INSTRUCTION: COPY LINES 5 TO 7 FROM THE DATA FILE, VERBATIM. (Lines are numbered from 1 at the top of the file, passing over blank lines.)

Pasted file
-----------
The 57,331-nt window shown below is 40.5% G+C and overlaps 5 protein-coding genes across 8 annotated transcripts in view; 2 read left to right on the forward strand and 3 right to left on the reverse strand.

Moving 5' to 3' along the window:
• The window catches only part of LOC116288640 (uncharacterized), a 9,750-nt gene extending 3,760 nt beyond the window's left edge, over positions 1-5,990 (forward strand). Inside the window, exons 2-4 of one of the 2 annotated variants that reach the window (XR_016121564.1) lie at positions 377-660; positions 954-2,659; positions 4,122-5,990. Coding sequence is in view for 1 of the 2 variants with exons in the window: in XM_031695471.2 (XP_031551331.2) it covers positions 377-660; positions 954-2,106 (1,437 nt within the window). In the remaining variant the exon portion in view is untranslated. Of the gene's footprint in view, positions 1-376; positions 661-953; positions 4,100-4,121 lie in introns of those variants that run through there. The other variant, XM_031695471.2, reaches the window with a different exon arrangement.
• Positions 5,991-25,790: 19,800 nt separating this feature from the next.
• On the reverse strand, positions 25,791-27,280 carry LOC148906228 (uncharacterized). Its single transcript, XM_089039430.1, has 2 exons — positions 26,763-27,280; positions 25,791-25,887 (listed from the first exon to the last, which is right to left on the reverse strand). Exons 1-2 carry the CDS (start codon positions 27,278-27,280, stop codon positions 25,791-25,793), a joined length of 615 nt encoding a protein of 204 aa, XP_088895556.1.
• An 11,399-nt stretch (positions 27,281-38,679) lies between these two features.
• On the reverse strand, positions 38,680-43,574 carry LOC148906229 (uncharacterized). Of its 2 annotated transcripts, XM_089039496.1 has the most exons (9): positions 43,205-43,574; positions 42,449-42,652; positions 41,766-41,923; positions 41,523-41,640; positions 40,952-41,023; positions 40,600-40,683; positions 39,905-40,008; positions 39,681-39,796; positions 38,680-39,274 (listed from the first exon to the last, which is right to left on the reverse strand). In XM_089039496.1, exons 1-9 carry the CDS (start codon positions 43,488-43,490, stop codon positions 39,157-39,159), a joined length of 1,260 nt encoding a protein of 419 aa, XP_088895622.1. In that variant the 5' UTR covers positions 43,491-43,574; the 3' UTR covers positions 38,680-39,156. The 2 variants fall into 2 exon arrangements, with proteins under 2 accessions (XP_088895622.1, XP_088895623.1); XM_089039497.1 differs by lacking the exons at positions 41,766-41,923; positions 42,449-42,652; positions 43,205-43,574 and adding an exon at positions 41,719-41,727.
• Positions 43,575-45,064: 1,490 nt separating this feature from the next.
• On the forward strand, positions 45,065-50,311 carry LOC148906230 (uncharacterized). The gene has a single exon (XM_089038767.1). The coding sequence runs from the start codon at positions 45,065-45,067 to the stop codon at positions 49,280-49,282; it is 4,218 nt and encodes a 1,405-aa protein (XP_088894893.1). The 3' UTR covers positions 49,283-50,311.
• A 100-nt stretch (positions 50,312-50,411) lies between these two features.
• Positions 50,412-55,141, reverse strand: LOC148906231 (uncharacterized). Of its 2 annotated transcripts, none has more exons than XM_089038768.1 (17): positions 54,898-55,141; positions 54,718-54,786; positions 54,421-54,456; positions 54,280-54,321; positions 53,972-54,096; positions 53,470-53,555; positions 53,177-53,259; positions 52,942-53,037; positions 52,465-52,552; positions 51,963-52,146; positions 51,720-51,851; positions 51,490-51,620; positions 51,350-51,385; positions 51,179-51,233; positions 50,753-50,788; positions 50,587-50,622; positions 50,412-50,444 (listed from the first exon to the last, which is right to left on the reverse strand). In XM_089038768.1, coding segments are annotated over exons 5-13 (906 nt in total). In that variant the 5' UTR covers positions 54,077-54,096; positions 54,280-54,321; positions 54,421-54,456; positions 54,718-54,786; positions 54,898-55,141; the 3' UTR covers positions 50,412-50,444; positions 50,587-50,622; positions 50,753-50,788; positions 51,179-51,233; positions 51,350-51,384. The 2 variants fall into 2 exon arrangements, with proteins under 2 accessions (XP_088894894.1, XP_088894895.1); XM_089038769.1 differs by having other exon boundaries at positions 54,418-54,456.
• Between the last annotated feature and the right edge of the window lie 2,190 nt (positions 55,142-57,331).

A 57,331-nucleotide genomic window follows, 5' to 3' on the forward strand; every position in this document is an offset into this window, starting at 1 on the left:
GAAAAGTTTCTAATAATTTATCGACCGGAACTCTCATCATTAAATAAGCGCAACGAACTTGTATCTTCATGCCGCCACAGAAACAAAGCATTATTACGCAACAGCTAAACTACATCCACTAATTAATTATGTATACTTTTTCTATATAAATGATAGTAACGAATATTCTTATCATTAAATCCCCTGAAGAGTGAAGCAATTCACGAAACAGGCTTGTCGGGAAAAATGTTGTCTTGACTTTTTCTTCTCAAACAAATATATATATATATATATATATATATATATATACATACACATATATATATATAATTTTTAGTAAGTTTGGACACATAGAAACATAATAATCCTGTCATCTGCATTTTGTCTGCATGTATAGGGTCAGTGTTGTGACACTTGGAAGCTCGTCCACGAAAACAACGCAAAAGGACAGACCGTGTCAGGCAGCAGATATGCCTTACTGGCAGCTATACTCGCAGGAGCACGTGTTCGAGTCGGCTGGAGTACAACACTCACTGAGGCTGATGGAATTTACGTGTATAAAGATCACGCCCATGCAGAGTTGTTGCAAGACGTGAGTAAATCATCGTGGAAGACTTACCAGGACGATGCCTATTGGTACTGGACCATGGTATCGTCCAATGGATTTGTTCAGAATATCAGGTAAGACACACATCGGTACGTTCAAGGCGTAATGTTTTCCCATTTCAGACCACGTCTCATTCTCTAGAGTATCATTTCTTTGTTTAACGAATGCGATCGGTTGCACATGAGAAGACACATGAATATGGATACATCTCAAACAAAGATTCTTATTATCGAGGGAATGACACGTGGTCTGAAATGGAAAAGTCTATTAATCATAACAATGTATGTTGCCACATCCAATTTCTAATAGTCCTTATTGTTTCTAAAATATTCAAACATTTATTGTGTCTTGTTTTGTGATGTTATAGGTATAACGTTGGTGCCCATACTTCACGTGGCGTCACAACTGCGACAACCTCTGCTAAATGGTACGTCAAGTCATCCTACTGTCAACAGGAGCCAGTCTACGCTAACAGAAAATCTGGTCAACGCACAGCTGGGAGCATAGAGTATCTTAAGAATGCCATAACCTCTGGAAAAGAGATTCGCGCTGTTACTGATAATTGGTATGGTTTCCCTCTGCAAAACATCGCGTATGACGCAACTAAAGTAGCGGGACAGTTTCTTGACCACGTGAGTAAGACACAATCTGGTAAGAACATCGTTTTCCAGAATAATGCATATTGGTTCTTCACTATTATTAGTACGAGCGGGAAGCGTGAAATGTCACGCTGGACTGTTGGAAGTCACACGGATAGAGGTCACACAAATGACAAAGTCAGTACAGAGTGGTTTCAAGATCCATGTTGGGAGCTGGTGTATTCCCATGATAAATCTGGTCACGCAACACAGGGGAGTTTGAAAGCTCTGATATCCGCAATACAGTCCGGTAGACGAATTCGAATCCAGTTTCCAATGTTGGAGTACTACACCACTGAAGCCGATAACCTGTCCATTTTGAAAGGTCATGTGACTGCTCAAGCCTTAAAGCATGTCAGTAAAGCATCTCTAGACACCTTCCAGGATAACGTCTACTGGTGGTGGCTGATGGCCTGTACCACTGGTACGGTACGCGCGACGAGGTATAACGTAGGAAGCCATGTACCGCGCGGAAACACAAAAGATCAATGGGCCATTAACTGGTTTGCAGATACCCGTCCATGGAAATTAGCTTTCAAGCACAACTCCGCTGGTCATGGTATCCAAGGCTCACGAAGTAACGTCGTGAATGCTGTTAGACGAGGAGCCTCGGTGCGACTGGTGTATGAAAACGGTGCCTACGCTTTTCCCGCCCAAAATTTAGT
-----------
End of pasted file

• On the reverse strand, positions 25,791-27,280 carry LOC148906228 (uncharacterized). Its single transcript, XM_089039430.1, has 2 exons — positions 26,763-27,280; positions 25,791-25,887 (listed from the first exon to the last, which is right to left on the reverse strand). Exons 1-2 carry the CDS (start codon positions 27,278-27,280, stop codon positions 25,791-25,793), a joined length of 615 nt encoding a protein of 204 aa, XP_088895556.1.
• An 11,399-nt stretch (positions 27,281-38,679) lies between these two features.
• On the reverse strand, positions 38,680-43,574 carry LOC148906229 (uncharacterized). Of its 2 annotated transcripts, XM_089039496.1 has the most exons (9): positions 43,205-43,574; positions 42,449-42,652; positions 41,766-41,923; positions 41,523-41,640; positions 40,952-41,023; positions 40,600-40,683; positions 39,905-40,008; positions 39,681-39,796; positions 38,680-39,274 (listed from the first exon to the last, which is right to left on the reverse strand). In XM_089039496.1, exons 1-9 carry the CDS (start codon positions 43,488-43,490, stop codon positions 39,157-39,159), a joined length of 1,260 nt encoding a protein of 419 aa, XP_088895622.1. In that variant the 5' UTR covers positions 43,491-43,574; the 3' UTR covers positions 38,680-39,156. The 2 variants fall into 2 exon arrangements, with proteins under 2 accessions (XP_088895622.1, XP_088895623.1); XM_089039497.1 differs by lacking the exons at positions 41,766-41,923; positions 42,449-42,652; positions 43,205-43,574 and adding an exon at positions 41,719-41,727.